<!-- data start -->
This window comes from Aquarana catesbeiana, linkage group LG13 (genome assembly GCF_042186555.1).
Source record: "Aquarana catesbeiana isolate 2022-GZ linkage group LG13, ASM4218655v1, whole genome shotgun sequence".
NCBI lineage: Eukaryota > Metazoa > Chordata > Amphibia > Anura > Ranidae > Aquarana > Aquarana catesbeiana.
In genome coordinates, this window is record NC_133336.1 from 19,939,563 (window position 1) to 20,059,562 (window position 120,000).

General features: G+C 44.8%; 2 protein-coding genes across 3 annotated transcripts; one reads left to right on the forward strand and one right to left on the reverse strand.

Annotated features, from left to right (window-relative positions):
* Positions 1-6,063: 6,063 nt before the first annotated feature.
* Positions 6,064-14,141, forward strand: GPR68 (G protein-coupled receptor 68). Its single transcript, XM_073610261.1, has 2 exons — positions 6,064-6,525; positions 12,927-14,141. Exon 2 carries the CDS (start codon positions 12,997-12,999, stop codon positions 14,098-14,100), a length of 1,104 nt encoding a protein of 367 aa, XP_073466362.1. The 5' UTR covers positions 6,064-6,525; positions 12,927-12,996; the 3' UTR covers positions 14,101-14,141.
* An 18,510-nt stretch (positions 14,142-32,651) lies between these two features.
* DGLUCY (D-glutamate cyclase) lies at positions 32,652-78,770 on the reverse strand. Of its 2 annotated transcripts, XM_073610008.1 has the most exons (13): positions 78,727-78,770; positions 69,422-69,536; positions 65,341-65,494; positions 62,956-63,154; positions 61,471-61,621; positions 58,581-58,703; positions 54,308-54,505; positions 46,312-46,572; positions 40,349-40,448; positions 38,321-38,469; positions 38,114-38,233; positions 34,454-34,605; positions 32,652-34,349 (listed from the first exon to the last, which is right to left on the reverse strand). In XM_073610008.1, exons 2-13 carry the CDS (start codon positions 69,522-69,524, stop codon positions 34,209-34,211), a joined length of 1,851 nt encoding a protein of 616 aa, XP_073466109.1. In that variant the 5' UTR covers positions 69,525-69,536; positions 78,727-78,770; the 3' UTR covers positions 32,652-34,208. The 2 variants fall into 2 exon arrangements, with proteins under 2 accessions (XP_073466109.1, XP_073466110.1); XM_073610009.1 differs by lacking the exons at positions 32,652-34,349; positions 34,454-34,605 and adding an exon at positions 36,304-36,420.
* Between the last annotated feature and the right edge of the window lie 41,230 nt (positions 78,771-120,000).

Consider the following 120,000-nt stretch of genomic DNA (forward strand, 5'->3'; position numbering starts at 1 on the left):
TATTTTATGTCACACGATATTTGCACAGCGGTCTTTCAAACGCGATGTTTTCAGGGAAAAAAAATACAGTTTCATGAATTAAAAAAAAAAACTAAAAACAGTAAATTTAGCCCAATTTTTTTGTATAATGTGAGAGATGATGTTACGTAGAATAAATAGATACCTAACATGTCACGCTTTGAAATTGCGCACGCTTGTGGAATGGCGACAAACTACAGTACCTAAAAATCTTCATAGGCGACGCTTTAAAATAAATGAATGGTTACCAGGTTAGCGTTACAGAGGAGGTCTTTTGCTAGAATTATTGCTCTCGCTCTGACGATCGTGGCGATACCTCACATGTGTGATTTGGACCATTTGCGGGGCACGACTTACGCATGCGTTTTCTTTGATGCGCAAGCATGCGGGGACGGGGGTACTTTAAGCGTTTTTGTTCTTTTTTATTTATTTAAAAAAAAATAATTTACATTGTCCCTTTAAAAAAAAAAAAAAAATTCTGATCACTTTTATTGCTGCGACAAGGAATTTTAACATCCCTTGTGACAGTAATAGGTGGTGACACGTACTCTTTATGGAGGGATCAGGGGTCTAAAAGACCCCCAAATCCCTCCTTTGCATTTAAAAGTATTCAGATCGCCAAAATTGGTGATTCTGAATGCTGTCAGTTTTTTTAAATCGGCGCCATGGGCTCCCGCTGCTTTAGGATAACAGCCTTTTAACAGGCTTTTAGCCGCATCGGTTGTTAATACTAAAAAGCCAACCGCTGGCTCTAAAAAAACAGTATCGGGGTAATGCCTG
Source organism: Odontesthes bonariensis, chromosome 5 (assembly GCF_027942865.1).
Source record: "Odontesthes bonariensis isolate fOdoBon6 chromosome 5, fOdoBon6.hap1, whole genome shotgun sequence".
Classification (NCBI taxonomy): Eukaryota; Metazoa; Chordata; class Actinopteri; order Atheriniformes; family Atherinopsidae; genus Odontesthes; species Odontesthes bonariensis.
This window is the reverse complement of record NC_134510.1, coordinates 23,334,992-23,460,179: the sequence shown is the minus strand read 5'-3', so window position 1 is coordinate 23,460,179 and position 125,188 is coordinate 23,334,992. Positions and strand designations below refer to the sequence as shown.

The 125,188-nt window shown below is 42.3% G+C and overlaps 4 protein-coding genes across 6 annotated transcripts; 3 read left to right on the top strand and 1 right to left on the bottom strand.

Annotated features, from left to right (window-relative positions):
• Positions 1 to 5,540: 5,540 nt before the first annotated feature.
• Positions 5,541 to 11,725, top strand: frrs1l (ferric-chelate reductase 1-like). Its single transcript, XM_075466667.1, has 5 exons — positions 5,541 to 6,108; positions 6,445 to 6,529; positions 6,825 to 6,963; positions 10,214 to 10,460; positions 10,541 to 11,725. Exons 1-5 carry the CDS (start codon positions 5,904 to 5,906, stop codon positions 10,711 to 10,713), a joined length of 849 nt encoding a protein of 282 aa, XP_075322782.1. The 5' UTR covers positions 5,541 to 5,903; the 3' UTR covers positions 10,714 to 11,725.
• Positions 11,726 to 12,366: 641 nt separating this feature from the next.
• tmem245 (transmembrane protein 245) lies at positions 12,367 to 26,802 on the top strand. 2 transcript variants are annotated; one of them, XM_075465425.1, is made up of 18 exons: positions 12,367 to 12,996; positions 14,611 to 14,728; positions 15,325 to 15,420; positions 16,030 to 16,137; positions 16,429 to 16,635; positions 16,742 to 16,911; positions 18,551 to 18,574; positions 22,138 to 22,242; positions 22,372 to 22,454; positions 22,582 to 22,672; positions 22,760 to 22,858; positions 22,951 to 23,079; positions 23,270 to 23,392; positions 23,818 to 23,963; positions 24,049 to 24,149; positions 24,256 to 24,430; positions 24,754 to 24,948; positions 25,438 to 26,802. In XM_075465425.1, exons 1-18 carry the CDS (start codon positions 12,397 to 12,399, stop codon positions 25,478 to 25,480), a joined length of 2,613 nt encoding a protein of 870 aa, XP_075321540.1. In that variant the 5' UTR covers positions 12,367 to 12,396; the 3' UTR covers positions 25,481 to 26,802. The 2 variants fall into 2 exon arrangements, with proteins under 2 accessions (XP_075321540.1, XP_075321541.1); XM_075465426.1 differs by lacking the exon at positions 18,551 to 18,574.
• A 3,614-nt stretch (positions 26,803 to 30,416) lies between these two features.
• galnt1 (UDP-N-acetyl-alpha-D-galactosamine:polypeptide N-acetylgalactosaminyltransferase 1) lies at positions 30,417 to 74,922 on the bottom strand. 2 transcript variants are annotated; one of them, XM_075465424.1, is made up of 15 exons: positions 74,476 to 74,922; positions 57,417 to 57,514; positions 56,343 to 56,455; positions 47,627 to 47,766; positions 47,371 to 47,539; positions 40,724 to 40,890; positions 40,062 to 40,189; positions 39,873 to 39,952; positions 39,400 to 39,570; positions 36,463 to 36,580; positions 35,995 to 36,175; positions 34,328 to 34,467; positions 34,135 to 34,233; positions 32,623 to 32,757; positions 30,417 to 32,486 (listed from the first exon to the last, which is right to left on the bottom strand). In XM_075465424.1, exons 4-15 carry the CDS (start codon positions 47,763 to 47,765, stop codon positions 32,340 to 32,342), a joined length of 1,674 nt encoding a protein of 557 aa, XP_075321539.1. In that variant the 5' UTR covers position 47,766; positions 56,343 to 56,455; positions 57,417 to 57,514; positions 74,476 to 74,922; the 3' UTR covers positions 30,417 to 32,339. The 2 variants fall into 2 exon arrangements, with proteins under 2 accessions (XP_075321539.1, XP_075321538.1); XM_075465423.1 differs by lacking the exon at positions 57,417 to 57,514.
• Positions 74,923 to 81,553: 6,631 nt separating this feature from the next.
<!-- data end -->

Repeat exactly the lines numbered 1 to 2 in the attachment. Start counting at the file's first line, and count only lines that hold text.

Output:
This window comes from Aquarana catesbeiana, linkage group LG13 (genome assembly GCF_042186555.1).
Source record: "Aquarana catesbeiana isolate 2022-GZ linkage group LG13, ASM4218655v1, whole genome shotgun sequence".